Turned out that my professor was married to a sportswriter at The Commercial Appeal, the Memphis daily newspaper. She pulled me aside after class, and told me not only that I’d received an A for my work, but also that her husband wanted to publish it in next Sunday’s paper. I told her I’d think about it.

That afternoon, I stopped by Lawler’s house to show him the article. He mostly sat there silently as he read the nine-page, 10-point-Helvetica-font-account of his oldest son’s life, which, like the review I wrote of his book years later, wasn’t always flattering. (The only time he voiced an opinion on the piece was when he read that “The combination of travel schedule and class schedule proved tougher than any opponent ever could be. Brian was forced to submit and quit college midway through this semester.” (My professor had put a question mark after “submit,” not recognizing rasslin’ terminology. Lawler found that amusing.) Once he was done, he quietly said, “Nice work. And you got an A.” On my way out, I muttered, “Yeah. Funny thing. She’s married to a guy at the CA. He wants to publish it.” As he closed the door on me, Lawler said, “Ha. That is funny. But then I’d have to fire you and then sue you. And her. And her husband.” (Memphis was still making an effort to kayfabe, although WWF and WCW had abandoned the practice years ago.) “Ha. Right. I was just kidding,” I lied.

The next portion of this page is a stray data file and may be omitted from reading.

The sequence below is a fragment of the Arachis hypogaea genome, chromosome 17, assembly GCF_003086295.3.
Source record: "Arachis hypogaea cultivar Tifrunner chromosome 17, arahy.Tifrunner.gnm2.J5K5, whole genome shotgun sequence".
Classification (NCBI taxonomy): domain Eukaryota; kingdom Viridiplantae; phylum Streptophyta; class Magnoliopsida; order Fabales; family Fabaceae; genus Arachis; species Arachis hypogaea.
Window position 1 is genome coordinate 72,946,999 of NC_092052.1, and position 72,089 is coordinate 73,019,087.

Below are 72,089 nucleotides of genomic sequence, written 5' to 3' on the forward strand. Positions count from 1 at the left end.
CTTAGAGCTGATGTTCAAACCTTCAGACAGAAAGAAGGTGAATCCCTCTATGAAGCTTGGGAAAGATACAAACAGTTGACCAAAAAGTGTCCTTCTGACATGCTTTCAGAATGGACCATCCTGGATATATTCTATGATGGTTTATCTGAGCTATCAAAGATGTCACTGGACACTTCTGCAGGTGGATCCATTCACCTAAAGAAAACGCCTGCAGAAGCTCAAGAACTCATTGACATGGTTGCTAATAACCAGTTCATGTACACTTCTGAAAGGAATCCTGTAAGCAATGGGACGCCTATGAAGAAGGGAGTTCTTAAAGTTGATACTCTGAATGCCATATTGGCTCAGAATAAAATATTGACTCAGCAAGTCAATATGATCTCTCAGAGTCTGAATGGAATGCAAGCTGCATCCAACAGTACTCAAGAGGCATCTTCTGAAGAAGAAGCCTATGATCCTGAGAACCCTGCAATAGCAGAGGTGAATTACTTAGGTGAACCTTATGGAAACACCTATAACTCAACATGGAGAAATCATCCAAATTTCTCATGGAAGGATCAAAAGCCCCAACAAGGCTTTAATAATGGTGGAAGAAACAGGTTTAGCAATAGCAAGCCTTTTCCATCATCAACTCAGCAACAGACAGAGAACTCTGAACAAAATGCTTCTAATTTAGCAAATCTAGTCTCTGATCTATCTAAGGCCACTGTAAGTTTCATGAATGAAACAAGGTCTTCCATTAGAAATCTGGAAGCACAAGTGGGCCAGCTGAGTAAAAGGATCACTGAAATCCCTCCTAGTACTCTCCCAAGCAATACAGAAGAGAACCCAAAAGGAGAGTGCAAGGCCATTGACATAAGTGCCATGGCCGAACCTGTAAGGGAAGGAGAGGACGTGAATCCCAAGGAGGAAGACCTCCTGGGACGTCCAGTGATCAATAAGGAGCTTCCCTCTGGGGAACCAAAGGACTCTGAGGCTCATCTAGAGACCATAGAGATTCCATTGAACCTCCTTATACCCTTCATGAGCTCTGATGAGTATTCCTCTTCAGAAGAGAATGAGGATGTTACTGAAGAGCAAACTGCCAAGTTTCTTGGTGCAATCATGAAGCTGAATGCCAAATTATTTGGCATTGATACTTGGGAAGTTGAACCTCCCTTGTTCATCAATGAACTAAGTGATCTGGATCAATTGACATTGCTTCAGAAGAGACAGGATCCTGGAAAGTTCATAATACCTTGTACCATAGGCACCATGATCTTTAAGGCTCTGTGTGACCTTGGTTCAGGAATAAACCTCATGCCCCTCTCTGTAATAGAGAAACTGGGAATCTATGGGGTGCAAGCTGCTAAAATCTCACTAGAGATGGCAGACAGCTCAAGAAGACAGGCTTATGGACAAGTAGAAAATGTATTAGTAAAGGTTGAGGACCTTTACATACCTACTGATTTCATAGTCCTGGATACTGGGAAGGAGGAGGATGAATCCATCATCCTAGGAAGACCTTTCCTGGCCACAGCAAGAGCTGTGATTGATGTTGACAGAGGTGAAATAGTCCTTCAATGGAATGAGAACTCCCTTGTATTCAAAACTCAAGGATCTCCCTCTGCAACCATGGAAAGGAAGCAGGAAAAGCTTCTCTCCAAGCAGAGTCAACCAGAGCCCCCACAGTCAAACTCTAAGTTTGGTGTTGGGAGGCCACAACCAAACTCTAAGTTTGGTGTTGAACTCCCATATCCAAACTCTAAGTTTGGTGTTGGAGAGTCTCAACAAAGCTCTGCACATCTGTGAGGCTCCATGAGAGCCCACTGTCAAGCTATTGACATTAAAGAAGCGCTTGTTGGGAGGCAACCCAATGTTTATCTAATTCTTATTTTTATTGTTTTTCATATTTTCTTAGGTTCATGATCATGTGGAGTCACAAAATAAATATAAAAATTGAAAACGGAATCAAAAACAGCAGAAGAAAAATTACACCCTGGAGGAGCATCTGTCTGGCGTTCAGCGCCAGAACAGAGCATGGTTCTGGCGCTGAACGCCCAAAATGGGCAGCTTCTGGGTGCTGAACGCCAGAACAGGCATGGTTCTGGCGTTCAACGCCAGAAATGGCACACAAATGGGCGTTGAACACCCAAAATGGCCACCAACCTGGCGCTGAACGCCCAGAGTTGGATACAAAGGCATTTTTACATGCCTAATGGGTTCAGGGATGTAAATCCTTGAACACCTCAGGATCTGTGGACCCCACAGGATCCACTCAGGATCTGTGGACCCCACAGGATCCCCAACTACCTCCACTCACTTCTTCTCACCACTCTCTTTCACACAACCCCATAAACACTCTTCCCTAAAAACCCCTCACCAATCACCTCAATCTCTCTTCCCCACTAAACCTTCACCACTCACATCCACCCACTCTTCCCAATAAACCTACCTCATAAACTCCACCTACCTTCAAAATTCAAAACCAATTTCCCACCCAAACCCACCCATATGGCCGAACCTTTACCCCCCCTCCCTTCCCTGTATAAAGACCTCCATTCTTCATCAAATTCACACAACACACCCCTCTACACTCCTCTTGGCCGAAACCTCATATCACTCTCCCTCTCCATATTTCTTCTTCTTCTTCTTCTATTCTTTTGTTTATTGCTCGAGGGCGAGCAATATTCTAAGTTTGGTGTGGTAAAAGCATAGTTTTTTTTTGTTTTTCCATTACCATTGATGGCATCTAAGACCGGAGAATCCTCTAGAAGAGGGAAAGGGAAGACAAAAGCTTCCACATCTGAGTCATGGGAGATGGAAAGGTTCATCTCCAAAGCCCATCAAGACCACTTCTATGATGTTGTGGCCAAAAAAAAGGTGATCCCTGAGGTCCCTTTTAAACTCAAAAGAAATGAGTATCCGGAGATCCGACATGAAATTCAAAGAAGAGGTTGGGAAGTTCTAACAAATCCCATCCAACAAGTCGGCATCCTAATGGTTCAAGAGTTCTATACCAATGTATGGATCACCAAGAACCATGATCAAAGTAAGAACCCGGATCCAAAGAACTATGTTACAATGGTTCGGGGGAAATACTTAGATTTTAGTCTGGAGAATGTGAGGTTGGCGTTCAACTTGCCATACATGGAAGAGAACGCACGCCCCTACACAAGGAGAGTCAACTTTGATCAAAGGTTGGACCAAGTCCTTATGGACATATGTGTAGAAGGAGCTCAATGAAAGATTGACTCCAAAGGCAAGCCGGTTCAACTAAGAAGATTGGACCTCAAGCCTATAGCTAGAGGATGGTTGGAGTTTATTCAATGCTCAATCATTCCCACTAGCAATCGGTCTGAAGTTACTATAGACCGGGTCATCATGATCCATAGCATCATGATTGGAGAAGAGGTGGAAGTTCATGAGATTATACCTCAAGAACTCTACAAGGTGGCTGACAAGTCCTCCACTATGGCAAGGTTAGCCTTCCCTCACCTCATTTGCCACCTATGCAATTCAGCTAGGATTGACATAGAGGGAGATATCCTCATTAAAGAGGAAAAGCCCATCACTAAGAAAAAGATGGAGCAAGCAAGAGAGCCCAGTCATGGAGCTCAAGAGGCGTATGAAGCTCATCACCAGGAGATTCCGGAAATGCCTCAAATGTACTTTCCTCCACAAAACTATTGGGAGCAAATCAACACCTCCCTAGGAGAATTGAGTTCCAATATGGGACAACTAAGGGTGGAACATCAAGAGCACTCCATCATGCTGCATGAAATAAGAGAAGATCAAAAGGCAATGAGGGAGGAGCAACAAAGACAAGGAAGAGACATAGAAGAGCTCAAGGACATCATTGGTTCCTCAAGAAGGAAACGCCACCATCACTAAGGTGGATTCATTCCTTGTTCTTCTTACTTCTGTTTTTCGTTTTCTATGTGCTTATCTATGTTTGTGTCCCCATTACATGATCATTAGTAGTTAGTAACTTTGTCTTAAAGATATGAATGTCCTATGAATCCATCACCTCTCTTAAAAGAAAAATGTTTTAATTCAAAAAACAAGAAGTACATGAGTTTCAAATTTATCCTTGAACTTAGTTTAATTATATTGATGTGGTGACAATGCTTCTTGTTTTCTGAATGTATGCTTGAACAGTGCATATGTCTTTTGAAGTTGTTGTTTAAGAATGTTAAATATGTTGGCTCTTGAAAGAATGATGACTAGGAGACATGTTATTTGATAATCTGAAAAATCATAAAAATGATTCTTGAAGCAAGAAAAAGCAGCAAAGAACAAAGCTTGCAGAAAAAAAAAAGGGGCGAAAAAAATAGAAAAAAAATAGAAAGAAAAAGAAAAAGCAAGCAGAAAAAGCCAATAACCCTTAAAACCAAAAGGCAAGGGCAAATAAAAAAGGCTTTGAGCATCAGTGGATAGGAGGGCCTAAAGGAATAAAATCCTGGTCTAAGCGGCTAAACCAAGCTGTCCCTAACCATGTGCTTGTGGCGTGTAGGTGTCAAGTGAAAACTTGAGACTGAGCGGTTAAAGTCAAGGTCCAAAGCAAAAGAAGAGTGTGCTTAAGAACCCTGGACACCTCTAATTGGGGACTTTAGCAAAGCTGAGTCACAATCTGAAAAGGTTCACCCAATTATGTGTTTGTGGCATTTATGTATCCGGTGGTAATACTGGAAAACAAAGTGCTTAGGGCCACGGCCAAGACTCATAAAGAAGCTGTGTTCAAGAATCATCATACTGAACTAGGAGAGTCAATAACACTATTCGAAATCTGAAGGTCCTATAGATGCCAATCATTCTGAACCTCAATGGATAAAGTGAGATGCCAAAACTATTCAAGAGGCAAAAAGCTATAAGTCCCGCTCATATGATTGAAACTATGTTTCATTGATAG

When I gave the article to Brian, he disappeared for a while at the Mid-South Coliseum to read it. He never mentioned it again. But his future wife, Dava, later told me that she loved it. I think Jerry and Brian both were taken aback by how spot-on I had been. To be thorough, I’d interviewed Lawler’s first wife, Kay, who told me that Brian only got into the business to hopefully earn his dad’s attention, despite the fact that for years he vowed to never follow in Jerry’s footsteps. But then, Brian never was the type to put anyone over. Even if he really wanted to.

Jump to one hot Memphis night in May of 1994: the main event is Jerry Lawler and Jeff Jarrett vs. the Dream Machine and Gilbert. At the time, Jarrett is in his first WWF run as “Double J,” so the crowd is up to nearly 2,000. Because my girlfriend and some of my buddies are in the audience, I ask Gilbert to involve me in the finish in some controversial way. What he comes up with exceeds my expectations. Frank Morrell, the assigned ref for the bout, is bumped (knocked senseless), which is my cue to get ready. After Lawler piledrives Gilbert, I make my move down to ringside. I begin to count three as Lawler covers a prone Gilbert.